Most tiny home contractors are well-versed in quality trailers built to pull this kind of weight. Most THOWs run 10,000-20,000 pounds, depending on their length and the materials used to build the frame and siding, and occasionally interior appliances. This is not something to take lightly when starting the foundation of your build. Hiring a professional, such as Movable Roots, will ensure your build starts off right.
The Dangers of Electrical and Plumbing
Although it is possible to build your own house, regardless of its size, people seem more likely to make an attempt at a DIY build with a tiny house over traditional homes. The square footage doesn’t determine the level of danger involved with trying to install your own electrical or plumbing. Without proper skills and training, you can be facing house fire--during installation or later, burst pipes, flooring damage, house flooding, and more.
Aside from the obvious hazards, a DIY attempt at electrical could pose dangers for electrocution, code violations, expensive after-build repairs, or improperly wired breaker boxes. Plumbing concerns can include the use of improper materials for piping, connections remaining without proper sealant, and the ruining of furniture and flooring. Emergency repairs for these mistakes are very costly and can even result in a complete rebuild.
Don’t Save on Windows or Insulation
Unlike a traditional home build, there is much to consider in the way of insulation and window installation when constructing your tiny home. Much like an RV, buyers must consider things like how often their house will be moved, what seasons it will travel through or be parked in, and how severe the temperature changes their home might be exposed to while driving.
It is more costly to install a double paned, tempered window in any home, but if you plan to move your house often, a tempered window can save you thousands in window replacement in the long run when rocks on the highway bounce up and break your glass. These kinds of logistical upgrades are common practice for tiny house professionals like Movable Roots. Consider a consultation to get started and see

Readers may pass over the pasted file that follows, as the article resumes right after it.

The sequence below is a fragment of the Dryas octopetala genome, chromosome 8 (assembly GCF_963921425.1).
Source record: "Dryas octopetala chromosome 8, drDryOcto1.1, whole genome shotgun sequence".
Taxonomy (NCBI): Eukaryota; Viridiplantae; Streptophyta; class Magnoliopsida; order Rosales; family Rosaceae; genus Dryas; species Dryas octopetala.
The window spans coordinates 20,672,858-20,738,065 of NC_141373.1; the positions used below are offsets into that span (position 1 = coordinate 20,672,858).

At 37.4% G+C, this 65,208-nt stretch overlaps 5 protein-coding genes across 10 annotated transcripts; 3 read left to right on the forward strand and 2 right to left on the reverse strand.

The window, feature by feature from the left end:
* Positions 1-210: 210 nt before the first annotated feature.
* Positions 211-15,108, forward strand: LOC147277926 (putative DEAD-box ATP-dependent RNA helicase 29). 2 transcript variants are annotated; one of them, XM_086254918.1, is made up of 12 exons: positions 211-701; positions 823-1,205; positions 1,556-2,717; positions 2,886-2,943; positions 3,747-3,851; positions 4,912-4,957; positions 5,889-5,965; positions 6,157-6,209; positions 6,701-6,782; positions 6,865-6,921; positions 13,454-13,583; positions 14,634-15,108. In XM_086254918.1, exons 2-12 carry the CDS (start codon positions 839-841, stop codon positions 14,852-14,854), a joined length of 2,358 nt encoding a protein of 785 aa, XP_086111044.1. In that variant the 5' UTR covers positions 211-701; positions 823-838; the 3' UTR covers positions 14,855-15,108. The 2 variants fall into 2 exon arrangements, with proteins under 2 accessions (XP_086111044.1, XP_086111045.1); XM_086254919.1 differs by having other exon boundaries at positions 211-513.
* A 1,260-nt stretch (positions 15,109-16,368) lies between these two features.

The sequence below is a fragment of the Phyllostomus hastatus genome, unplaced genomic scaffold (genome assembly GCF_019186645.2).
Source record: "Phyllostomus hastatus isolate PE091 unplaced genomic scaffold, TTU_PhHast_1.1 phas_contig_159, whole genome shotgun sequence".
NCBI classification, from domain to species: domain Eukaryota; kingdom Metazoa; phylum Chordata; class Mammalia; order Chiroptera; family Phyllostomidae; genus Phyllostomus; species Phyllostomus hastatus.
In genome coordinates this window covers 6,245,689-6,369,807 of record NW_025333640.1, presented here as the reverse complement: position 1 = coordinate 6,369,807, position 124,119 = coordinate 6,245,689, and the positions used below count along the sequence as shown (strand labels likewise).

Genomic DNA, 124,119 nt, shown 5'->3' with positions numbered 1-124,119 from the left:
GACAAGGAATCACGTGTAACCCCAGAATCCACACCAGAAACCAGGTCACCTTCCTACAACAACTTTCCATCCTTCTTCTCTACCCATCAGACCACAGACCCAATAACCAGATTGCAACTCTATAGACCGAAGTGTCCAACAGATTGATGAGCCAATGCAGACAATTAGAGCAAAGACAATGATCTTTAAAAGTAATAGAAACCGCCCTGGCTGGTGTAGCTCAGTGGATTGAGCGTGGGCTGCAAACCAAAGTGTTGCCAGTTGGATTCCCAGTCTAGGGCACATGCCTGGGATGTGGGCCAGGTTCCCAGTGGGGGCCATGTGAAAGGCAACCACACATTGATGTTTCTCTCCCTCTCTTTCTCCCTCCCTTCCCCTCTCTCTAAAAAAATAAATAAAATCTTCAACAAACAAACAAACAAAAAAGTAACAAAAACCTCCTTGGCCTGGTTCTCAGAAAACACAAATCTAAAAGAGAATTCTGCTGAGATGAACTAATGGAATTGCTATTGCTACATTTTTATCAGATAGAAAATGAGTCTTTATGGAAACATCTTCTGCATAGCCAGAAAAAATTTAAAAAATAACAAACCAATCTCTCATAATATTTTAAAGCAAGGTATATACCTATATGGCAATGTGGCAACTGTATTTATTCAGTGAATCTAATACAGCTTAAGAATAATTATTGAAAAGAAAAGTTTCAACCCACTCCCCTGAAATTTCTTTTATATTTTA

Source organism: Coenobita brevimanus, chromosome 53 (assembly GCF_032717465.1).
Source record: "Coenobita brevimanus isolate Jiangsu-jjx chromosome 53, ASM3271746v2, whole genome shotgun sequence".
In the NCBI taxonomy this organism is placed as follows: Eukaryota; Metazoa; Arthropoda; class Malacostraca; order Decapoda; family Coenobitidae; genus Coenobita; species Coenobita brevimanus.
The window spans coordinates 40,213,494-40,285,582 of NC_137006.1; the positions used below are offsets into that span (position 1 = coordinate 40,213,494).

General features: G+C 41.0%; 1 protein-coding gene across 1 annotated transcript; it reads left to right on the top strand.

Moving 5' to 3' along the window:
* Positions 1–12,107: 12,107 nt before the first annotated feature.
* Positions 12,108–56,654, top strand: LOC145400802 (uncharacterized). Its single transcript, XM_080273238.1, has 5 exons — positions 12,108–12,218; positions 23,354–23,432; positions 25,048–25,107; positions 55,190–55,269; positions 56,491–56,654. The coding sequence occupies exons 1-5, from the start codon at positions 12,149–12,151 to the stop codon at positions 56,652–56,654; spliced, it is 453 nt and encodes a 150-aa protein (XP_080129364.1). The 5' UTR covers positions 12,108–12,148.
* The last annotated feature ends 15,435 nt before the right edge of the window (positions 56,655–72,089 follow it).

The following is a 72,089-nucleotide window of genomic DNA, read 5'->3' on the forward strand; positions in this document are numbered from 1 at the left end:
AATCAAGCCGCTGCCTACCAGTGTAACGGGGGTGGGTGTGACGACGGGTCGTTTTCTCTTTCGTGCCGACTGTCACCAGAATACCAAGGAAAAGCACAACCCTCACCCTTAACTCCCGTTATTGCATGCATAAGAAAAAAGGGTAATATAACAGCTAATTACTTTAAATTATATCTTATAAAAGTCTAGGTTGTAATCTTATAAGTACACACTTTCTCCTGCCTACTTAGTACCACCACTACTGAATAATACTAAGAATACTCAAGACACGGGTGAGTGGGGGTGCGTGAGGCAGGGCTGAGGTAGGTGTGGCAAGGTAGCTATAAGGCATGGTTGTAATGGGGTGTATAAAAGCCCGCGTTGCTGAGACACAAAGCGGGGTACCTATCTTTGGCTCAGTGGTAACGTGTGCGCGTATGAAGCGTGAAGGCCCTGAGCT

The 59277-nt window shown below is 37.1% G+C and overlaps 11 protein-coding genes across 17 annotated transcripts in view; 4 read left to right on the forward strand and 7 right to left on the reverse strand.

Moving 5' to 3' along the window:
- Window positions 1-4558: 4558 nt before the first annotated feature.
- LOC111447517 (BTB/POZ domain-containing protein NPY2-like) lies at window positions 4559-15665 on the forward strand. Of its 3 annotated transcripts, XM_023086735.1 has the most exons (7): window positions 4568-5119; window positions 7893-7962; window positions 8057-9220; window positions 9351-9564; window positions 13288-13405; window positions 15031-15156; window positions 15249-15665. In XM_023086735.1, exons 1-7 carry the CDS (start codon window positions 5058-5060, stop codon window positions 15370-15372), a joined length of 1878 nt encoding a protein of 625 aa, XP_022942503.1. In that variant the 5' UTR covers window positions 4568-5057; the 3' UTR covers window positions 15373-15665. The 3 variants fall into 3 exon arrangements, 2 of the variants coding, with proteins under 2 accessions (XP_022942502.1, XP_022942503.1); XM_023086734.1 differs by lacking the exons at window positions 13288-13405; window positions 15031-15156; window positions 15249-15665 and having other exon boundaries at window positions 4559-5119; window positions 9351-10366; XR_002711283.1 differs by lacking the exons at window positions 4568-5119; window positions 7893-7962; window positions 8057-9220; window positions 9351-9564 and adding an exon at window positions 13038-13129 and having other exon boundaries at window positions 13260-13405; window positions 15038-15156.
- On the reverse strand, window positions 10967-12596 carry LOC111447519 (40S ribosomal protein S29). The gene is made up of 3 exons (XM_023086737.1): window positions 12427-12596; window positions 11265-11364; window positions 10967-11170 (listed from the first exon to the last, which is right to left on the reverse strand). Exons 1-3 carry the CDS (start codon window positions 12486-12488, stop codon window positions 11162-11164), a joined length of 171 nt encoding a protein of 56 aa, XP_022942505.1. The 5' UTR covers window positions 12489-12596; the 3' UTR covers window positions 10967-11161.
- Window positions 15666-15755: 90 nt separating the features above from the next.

where your plans to DIY might fall short before you feel alone and stuck in the process.
Something rarely discussed in a traditional house build is R-value of insulation. However, THOW builders know and use these terms regularly because their clients depend on the warmth and breathability of their tiny homes. The cost varies greatly depending on your choice of material, but these changes are benefits of a fully customized build where everything from environmental impact and R-rating can be considered. Movable Roots relies on closed cell spray foam insulation to keep their tiny homes well insulated.
Like with any large purchase, be sure to do your research before you commit. Check out certified and trusted builders who are professionals within the tiny house industry like Movable Roots. They are your best bet for happy and safe tiny living that will last for generations.